Further, certain calculations require to be made during a sailing race, using a traditional compass. For example, determining the favoured end of the starting line, detecting wind shifts and calculating headings to the marks all require that the crew exercise mental arithmetic skills. The physical demands of dinghy sailing are such that it is extremely difficult to exercise the arithmetic skills needed to make these calculations. Again, these problems are particularly acute for single handed sailors in for example Laser class dinghys or sail boards.

Compasses having marked tacking angles on adjustable peripheral bezels have been used, however they still require the user to remember numbers and discern whether the numbers are increasing or decreasing as the compass swings, thus allowing the user to know if he is "lifting" or "knocking" on a particular tack.

DISCLOSURE OF THE INVENTION

This invention provides a compass which allows for ease of reading in a sailing dinghy and which also obviates the need for mental arithmetic in making the necessary calculations during a sailing race.

The invention provides a compass comprising a moveable compass card, said compass card being marked into quadrants, each quadrant being subdivided into a plurality of differently coloured equal sectors comprising a colour sequence said sequence being repeated in each quadrant.

The preferred method of reading the compass card is from above but this does not exclude any arrangement whereby the compass card can be read on edge or from below.

It is also preferred that the coloured sectors are marked at 10 degree intervals in an annulus around the circumference of the compass card.

Preferably the quadrants on the compass card are differently coloured and located separately from the coloured sectors in another annulus closer to the centre of the compass card.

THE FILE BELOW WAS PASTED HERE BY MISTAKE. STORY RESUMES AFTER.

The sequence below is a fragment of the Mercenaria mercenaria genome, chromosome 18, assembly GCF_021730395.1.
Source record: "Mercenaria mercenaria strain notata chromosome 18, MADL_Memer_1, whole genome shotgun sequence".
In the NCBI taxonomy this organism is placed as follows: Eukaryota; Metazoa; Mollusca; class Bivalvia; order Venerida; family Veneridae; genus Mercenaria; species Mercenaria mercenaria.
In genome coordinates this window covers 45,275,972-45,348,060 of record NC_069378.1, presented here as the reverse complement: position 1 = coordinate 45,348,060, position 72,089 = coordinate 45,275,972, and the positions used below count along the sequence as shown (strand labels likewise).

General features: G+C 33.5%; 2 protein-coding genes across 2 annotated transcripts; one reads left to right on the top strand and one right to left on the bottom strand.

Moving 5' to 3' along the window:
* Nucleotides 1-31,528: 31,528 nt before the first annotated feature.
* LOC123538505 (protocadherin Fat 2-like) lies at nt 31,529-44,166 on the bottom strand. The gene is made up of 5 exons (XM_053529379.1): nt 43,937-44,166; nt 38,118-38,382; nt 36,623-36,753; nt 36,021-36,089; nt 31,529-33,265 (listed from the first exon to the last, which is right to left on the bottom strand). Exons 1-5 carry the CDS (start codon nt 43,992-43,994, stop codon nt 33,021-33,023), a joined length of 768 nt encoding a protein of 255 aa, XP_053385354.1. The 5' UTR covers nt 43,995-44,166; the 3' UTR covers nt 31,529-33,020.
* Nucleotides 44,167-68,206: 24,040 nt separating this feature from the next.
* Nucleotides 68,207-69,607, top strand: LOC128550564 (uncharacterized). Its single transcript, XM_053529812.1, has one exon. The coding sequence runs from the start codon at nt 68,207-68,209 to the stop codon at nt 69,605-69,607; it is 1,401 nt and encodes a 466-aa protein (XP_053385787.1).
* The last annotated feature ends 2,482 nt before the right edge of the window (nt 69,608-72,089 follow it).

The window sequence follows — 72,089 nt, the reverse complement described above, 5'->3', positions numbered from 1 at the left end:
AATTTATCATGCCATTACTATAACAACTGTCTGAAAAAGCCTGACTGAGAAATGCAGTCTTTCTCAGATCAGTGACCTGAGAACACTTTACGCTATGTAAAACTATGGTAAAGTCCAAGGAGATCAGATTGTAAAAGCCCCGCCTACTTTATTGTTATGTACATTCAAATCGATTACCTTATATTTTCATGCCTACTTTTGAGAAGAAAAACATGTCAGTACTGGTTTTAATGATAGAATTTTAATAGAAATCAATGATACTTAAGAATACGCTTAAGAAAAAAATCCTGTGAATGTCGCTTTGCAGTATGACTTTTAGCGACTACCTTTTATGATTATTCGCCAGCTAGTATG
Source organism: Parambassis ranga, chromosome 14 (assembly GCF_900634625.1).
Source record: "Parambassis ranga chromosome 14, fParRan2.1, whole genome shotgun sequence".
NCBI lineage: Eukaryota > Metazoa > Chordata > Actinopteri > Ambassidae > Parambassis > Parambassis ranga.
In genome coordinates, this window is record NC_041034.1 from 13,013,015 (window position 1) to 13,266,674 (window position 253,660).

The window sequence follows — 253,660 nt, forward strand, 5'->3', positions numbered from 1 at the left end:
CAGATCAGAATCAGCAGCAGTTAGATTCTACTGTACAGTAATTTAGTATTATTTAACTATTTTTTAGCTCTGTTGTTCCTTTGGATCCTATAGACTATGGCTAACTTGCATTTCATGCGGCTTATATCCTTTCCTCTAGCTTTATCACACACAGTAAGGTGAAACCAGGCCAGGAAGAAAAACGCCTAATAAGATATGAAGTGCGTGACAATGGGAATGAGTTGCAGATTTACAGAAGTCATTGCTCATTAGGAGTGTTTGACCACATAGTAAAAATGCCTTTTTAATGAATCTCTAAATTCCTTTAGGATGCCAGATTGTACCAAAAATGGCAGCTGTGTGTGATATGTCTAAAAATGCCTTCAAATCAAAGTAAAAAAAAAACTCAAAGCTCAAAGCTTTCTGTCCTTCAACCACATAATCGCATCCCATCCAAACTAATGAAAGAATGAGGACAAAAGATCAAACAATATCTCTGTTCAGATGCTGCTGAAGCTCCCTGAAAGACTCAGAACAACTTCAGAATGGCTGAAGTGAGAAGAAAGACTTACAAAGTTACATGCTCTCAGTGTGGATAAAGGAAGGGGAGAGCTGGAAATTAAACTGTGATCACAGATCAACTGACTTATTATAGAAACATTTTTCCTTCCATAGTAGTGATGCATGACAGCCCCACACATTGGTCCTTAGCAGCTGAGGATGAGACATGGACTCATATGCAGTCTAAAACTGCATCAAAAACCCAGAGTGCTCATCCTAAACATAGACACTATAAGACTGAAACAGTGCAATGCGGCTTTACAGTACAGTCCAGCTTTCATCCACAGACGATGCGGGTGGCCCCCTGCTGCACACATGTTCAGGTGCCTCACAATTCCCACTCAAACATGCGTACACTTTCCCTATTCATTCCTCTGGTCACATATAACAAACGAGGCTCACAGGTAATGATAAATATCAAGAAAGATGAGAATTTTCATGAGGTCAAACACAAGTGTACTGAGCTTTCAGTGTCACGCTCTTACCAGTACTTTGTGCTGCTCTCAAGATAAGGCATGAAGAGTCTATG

It is also preferred that a plurality of coloured lubber lines are marked on the compass for ease of reading.

BRIEF DESCRIPTION OF DRAWINGS

By way of example only, the invention is described below with reference to the accompanying drawings wherein:

FIG. 1 is a schematic representation of a compass according to the present invention; and

FIG. 2 is a schematic representation of a method of navigating an olympic course using the present invention.

MODES FOR CARRYING OUT THE INVENTION

FIG. 1 shows a compass (10) compass card (11) mounted pivotally about substantially its centre point (12) in a non-magnetic housing (13) whereon a plurality of lubber lines (14)(15)(16)(17)(18) are marked. The compass (10) is mounted in a sailing craft with the lubber line (14), the "keel line" substantially parallel to the centreline of the sailing craft. The outer annulus (19) is divided into a plurality of coloured equal sectors. The colour sequence (21) within a quadrant is repeated in each of the quadrants. The inner annulus (22) is divided into four coloured quadrants (23).

Between the inner annulus (22) and the outer annulus (19) a middle annulus (24) is marked with the four cardinal points and a plurality of equally spaced bearings in degrees. The colour sequence (21) is designed to maximise the contrast between adjacent colours. Although the sequence exampled here achieves this purpose any suitable sequence may be used.

The colours of the quadrants (23) are also chosen for maximum contrast between adjacent quadrants.

FIG. 2 shows a method of using the invention in navigating an olympic course.

The boat is firstly pointed into the wind (25) and the crew note the colour of the sector (26) which is adjacent to the lubber line (14).

In order to determine the bias of the starting line, the boat is sailed along the starting line (27). If the starting line is square to the wind the colour (26) will be adjacent to the lubber lines (14) and (16) or (17). If the starting line is not square to the wind direction the favoured end is determined when the colour (26) is aft of the lubber lines (16) or (17).